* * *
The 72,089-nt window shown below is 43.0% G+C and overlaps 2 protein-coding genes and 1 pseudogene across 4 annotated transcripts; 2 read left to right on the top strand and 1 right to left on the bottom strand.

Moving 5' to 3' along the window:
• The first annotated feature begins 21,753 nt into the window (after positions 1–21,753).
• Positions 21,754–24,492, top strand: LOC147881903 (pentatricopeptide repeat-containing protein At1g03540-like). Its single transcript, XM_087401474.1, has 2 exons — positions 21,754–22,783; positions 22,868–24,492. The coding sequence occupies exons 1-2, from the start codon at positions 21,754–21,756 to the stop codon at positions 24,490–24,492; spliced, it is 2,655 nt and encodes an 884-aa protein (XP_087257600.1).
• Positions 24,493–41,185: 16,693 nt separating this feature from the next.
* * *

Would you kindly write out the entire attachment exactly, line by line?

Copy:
The 72,089-nt window shown below is 43.0% G+C and overlaps 2 protein-coding genes and 1 pseudogene across 4 annotated transcripts; 2 read left to right on the top strand and 1 right to left on the bottom strand.

Moving 5' to 3' along the window:
• The first annotated feature begins 21,753 nt into the window (after positions 1–21,753).
• Positions 21,754–24,492, top strand: LOC147881903 (pentatricopeptide repeat-containing protein At1g03540-like). Its single transcript, XM_087401474.1, has 2 exons — positions 21,754–22,783; positions 22,868–24,492. The coding sequence occupies exons 1-2, from the start codon at positions 21,754–21,756 to the stop codon at positions 24,490–24,492; spliced, it is 2,655 nt and encodes an 884-aa protein (XP_087257600.1).
• Positions 24,493–41,185: 16,693 nt separating this feature from the next.